The Raveonettes, Observator

Bill Murphy

By Bill Murphy

on 09.11.12 in Reviews


The Raveonettes

Last year’s Raven in the Grave was as bleak and elegiac as anything the Danish duo Sune Rose Wagner and Sharin Foo have ever made, but there was a distinct sense of playfulness coursing quietly beneath the darkness. Pushing gently against verse-chorus-verse strictures, the band experimented with studio effects and expanded song structures, stretching their well-honed sound into new territory. Observator, their latest, channels that same restless, exploratory energy into an exquisitely crafted suite of moody pop songs that swing between isolation and ecstasy. It wasn’t an easy journey for Wagner; in the liner notes, he describes a brief bout with depression and a substance-fueled sojourn in Venice, California – inspired by a search for Jim Morrison as muse – that stalled the album’s early stages and nearly put him out of commission.

An exquisitely crafted suite of moody pop songs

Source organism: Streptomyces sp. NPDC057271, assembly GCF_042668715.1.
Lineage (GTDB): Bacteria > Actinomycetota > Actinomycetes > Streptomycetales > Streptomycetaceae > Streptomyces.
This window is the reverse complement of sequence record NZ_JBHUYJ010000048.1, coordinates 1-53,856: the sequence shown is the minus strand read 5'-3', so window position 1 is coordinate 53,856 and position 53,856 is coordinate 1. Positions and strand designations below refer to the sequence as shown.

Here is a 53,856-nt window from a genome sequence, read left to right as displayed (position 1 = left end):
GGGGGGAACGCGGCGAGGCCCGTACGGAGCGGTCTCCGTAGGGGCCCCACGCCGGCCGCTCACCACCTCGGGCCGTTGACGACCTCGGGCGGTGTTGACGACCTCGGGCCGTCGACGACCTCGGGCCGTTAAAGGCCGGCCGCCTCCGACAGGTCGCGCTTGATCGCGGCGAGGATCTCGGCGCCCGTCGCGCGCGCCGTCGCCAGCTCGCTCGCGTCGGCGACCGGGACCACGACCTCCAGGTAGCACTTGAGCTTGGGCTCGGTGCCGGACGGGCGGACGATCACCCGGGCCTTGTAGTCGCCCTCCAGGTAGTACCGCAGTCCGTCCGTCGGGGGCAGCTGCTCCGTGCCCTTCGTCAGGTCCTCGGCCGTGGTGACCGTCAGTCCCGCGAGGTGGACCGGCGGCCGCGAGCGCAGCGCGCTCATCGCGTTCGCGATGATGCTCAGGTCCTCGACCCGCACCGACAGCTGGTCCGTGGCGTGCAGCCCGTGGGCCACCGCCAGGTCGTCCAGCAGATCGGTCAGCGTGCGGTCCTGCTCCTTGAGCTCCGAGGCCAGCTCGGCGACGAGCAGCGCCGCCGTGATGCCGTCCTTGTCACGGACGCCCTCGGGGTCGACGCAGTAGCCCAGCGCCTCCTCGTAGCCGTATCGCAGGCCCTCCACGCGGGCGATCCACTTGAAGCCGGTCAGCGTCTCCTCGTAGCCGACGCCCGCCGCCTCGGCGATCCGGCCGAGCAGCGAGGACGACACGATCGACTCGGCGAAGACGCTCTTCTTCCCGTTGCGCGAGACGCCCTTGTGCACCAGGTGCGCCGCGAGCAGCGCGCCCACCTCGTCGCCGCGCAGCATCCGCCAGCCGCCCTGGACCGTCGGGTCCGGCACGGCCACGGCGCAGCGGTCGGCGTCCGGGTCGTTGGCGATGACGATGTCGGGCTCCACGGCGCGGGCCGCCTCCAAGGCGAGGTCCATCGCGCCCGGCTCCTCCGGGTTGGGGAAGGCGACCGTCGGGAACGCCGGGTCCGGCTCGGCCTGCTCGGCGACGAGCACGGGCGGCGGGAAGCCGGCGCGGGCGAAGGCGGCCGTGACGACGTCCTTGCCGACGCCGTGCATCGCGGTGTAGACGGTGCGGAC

But apparently, a little time in the wilderness did him some good. He and Foo soon reunited with famed producer Richard Gottehrer, and after a week at Sunset Sound in Hollywood, they emerged with a richly textured album that shimmers with shoegaze goth (“The Enemy,” with Foo taking the lead in her wispy tenor), southern Cali psych-pop (“She Owns the Streets”) and even a dab of Nilsson-ish piano whimsy (the meditative single “Observations”). “So many times I’ve lost control/ I don’t wanna be young and cold,” Wagner sings on the opening cut “Young and Cold,” affirming his rejuvenation from the outset. All the signatures of the Raveonettes are here – cavernous reverbs, jangly guitars and hallucinatory vocal harmonies that recall the Everly Brothers through the haze of a waking dream – but what sets this one apart is the sense that the band, and Wagner in particular, has gone through the fire and grown stronger from the experience.